• This would have been late July 2022.
  • From the same comment by the CEA Community Health team: "We have emailed the author to tell her we will not be contracting her services."
    • Implied: the author attempted to sell her professional services to CEA.
  • The author, in the linked piece: "To be clear, I’m not advocating bans of the accused or accusers - I am advocating for communities to do more, for thorough investigations by trained/experienced professionals, and for accountability if an accusation is found credible. Untrained mediators and community representatives/liaisons who are only brought on for their popularity and/or nepotistic ties to the community, without thought to expertise, experience, or qualifications, such as the one in the story linked above (though there are others), often end up causing the survivors greater trauma." (Emphasis mine.)
  • The author: "In February 2023, I calculated that I personally knew of/dealt with thirty different incidents in which there was a non-trivial chance the Centre for Effective Altruism or another organization(s) within the EA ecosystem could potentially be legally liable in a civil suit for sexual assault, or defamation/libel/slander for their role/action (note: I haven’t added the stories I’ve received post-February to this tally, nor do I know if counting incidents an accurate measure (eg, accused versus accusers) also I’ve gotten several stories since that time; nor is this legal advice and to get a more accurate assessment, I’d want to present the info to a legal team specializing in these matters). Each could cost hundreds of thousands and years to defend, even if they aren’t found liable. Of course, without discovery, investigation, and without consulting legal counsel, this is a guess/speculative, and I can’t say whether they’d be liable or rise to the level of a civil suit - not with certainty without formal legal advice and full investigations."  (Emphasis in original.)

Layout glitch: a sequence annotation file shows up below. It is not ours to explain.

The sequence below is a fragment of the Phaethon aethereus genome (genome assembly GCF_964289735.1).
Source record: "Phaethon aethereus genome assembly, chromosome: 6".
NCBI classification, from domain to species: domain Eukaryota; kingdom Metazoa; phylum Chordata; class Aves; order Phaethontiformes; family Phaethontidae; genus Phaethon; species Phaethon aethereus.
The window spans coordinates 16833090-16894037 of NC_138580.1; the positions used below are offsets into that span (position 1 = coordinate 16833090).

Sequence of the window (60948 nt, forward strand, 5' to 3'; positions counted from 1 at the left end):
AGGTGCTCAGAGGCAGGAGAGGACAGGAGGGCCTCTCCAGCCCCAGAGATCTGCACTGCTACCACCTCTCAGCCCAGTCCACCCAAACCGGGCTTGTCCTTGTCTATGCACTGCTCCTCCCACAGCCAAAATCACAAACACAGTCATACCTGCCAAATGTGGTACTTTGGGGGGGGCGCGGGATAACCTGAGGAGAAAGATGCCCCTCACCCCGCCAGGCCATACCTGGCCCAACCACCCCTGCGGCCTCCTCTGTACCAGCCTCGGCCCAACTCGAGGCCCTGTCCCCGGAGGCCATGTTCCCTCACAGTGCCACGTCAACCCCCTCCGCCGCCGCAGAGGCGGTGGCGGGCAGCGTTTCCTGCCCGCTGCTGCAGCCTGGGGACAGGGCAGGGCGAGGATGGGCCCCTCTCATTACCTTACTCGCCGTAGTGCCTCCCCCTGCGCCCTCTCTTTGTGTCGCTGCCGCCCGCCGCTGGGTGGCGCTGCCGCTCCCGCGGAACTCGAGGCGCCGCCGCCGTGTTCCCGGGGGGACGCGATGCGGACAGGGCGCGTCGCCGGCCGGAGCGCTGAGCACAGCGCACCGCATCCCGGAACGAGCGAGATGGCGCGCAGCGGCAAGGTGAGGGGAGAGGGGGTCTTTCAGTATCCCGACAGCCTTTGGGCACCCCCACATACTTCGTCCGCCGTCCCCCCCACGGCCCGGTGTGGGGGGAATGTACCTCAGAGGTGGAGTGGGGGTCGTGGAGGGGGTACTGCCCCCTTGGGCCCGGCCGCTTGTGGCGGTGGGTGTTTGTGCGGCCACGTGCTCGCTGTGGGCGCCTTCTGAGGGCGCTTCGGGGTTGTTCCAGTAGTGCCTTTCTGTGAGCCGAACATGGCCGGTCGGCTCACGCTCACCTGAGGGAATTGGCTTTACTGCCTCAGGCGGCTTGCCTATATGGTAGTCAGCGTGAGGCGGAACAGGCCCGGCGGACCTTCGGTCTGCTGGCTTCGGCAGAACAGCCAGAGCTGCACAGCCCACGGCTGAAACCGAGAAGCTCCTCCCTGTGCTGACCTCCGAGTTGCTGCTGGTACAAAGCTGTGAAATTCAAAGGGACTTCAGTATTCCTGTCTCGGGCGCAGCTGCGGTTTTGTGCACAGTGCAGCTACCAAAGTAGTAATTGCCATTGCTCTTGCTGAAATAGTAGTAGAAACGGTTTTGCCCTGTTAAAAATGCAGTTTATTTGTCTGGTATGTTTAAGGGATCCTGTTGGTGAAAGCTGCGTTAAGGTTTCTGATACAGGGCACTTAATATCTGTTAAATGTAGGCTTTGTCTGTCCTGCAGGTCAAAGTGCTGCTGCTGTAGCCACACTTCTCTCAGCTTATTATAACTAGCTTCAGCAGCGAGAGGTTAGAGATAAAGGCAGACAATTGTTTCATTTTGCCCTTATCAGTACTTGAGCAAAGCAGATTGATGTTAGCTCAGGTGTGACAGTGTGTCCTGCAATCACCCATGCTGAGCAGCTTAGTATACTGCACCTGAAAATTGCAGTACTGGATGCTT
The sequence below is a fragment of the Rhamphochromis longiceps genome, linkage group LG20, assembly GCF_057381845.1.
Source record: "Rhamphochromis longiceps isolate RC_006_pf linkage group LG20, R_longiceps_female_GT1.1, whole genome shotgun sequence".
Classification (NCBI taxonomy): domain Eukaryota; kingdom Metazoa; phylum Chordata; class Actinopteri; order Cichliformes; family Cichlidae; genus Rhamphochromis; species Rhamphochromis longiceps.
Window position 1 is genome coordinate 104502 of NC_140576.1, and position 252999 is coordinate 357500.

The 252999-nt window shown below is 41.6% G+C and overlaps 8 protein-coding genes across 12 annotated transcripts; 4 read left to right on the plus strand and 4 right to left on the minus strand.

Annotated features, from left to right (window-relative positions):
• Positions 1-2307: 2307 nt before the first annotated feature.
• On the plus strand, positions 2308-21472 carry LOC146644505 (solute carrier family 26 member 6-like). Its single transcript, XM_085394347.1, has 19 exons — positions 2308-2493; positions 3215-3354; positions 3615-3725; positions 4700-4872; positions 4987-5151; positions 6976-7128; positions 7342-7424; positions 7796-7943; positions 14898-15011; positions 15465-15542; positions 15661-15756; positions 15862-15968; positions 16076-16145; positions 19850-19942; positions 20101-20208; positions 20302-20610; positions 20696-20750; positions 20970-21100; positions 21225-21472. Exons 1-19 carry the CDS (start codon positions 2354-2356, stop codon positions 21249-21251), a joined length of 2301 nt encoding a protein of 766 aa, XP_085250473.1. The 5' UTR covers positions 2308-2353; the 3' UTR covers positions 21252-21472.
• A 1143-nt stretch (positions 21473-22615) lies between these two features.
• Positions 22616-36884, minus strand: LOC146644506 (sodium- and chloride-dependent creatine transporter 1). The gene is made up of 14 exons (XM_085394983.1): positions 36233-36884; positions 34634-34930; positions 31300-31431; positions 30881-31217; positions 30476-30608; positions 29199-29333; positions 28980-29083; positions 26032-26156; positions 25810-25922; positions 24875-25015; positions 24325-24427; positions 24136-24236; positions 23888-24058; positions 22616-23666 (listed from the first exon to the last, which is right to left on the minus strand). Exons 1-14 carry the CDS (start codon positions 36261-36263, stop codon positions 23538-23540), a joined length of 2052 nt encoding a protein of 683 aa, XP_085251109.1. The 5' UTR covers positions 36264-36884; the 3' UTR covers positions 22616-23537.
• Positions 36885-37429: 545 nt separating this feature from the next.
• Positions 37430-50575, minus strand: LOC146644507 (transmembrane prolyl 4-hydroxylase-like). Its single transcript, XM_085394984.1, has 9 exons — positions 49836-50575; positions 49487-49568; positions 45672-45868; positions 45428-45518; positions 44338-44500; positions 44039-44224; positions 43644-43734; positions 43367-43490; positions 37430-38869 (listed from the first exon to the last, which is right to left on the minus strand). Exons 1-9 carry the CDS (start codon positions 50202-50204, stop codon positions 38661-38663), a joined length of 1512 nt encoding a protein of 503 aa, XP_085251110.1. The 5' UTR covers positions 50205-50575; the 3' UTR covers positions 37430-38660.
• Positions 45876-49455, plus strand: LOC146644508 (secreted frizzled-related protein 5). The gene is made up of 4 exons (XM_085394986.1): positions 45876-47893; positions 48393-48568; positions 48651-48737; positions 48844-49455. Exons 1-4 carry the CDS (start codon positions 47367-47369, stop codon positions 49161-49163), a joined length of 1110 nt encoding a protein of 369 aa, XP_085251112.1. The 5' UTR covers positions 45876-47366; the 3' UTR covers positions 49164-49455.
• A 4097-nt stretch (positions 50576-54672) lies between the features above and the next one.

• The author: "In response to my speculation, the community health team denied they knew of my work prior to August 2022, and that it was not connected to EA. Three white community health team members have strongly insinuated that I’ve lied and treated me – an Asian-American – in much the gaslighting, silencing way that survivors reporting rape fear being treated. Many of the women who have publicly spoken up about sexual misconduct in EA are of Asian descent. As I stated in the previous paragraph, I haven’t yet consulted with lawyers, but I personally believe this is defamatory. Additionally, the Centre and Effective Ventures Foundation are in headquartered in a jurisdiction that is much more harsh on defamation than the one I’m in."  (Emphasis in original.)
  • The author: "Unlike most of these mediators and liaisons, I have training/formal education, mentorship, and years of specific experience. If/When I choose to consult with lawyers about the events described in the paragraph above, there might be a settlement if my speculations of liability are correct (or just to silence me on the sexual misconduct and rapes I do know of). If (again, speculative) that doesn’t happen and we continue into a discovery process, I’m curious as to what could be uncovered." (Emphasis in original.)


I don't doubt that the author cares about preventing sexual assault, and mitigating the harms that come from it.  They do also seem to care about something that requires dropping dark hints of potential legal remedies they might pursue, with scary-sounding numbers and mentions of venue-shopping attached to them.

Answer by RobertMApr 09, 2023128

Relevant, I think,  is Gwern's later writing on Tool AIs:

There are similar general issues with Tool AIs as with Oracle AIs:

  • a human checking each result is no guarantee of safety; even Homer nods. A extremely dangerous or subtly dangerous answer might slip through; Stuart Armstrong notes that the summary may simply not mention the important (to humans) downside to a suggestion, or frame it in the most attractive light possible. The more a Tool AI is used, or trusted by users, the less checking will be done of its answers before the user mindlessly implements it.